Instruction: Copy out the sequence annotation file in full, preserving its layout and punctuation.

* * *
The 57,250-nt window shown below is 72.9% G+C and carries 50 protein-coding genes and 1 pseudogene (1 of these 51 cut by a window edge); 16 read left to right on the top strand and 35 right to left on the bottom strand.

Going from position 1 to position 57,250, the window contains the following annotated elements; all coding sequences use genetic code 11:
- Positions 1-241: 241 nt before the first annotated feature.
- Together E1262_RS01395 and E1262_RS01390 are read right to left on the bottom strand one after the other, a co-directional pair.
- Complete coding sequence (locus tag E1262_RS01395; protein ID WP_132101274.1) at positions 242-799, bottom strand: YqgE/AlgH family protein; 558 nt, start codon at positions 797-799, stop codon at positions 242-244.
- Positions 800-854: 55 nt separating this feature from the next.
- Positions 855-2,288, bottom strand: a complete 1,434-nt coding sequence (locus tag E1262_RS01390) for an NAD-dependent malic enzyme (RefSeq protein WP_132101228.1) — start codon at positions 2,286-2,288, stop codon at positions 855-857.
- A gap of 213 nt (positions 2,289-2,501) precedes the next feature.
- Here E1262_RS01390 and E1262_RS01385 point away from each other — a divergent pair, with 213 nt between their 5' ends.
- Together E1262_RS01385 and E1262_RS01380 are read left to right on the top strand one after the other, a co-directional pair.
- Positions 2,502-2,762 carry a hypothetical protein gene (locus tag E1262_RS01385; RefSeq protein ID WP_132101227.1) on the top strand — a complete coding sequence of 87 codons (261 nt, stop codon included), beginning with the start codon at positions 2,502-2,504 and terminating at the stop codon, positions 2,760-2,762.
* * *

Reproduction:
The 57,250-nt window shown below is 72.9% G+C and carries 50 protein-coding genes and 1 pseudogene (1 of these 51 cut by a window edge); 16 read left to right on the top strand and 35 right to left on the bottom strand.

Going from position 1 to position 57,250, the window contains the following annotated elements; all coding sequences use genetic code 11:
- Positions 1-241: 241 nt before the first annotated feature.
- Together E1262_RS01395 and E1262_RS01390 are read right to left on the bottom strand one after the other, a co-directional pair.
- Complete coding sequence (locus tag E1262_RS01395; protein ID WP_132101274.1) at positions 242-799, bottom strand: YqgE/AlgH family protein; 558 nt, start codon at positions 797-799, stop codon at positions 242-244.
- Positions 800-854: 55 nt separating this feature from the next.
- Positions 855-2,288, bottom strand: a complete 1,434-nt coding sequence (locus tag E1262_RS01390) for an NAD-dependent malic enzyme (RefSeq protein WP_132101228.1) — start codon at positions 2,286-2,288, stop codon at positions 855-857.
- A gap of 213 nt (positions 2,289-2,501) precedes the next feature.
- Here E1262_RS01390 and E1262_RS01385 point away from each other — a divergent pair, with 213 nt between their 5' ends.
- Together E1262_RS01385 and E1262_RS01380 are read left to right on the top strand one after the other, a co-directional pair.
- Positions 2,502-2,762 carry a hypothetical protein gene (locus tag E1262_RS01385; RefSeq protein ID WP_132101227.1) on the top strand — a complete coding sequence of 87 codons (261 nt, stop codon included), beginning with the start codon at positions 2,502-2,504 and terminating at the stop codon, positions 2,760-2,762.